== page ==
In The English Teacher’s Companion, Jim Burke offers his “four components of good teaching” (6). They are Construction, Occupation, Negotiation, and Conversation. He addresses each one separately, but rightly notes how they all mix, mingle, and inform each other, creating an interplay between elements that is both central to and unavoidable in effective teaching. While one lesson may lean more toward a particular component than another, no single class will revolve around only one. That is no great insight because it simply follows logically from Burke’s process of deconstructing and analyzing what good teachers do. It strikes me, however, that the component of occupation, more than any of the others, functions to tie them all together. Occupation seems to show up and supply the underlying force that makes each of the other three successful.
When Burke talks about the concept of occupation as a component of teaching, he is referring to methods and lessons that require students to assume a different imaginary space; they are urged to occupy the minds of others. From fictional characters to poets and authors to historical figures, when instruction allows students to try on various points of view, they come to understand the material in a deeper and more meaningful way. Seeing anything from multiple perspectives always yields a more complete view, and occupation functions toward that end.
“Manipulating words to change their meaning” is one way that Burke exemplifies his conception of construction (9). In contemplating students working to understand the flexibility of language, it requires no great leap to see how they are occupying different roles depending on situation, purpose, and audience. In Burke’s poem reconstruction example, it is clear that students must occupy the role of poet, then perhaps assume different roles to construct meaning, and subsequently assume yet another role if they are to express that meaning in a new way (like an essay or digital film). In this way, occupation drives construction.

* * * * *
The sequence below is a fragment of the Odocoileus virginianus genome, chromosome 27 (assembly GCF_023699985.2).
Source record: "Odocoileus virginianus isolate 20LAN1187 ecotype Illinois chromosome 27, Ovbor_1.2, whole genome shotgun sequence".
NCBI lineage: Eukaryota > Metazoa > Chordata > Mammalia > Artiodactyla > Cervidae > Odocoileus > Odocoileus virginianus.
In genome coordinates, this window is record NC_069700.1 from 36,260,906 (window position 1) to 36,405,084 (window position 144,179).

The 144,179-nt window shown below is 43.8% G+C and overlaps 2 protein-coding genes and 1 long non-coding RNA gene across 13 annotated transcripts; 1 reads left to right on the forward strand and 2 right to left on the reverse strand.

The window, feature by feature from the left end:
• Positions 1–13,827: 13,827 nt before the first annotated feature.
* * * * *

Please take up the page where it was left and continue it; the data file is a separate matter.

By negotiation, Burke means that student and teacher are of a mindset where “the English class necessarily becomes a communal space where students must assume control as the progress toward independence” (16). It’s a process whereby the students take control of their own learning, assignments, and assessment. Occupation is also vital to negotiation because it encourages students to abandon the familiar role of apprentice and occupy the more active positions of assessor and peer reviewer. In order for a class to benefit from negotiation, students must move in and occupy a new and different mental space.
The last component that Burke addresses is conversation, which focuses on the ability to communicate ideas effectively and clearly. Conversation can manifest itself as “a Socratic Seminar about a story or idea,” “a small-group discussion,” or “online exchanges,” to name a few (21). Each different method of conversing, however, will require a different occupation. The parameters of any given conversation demand a certain perspective, tone, and intent. A student discussing poetry with a classmate in a group discussion will have to occupy a much different mental space when drafting a letter to the editor of a local newspaper. In its multiple forms, conversation implies occupation.
Upon reflection, it comes as no huge surprise that occupation should be so pervasive in a discussion of education. For students to develop the active minds that the world demands and we hope to foster, they must be adept at assuming various points of view and approaching problems from multiple perspectives. As Romano reminds us in Writing with Passion, “Perception is all” (109). Reality does not exist as a static singularity, but is open to interpretation.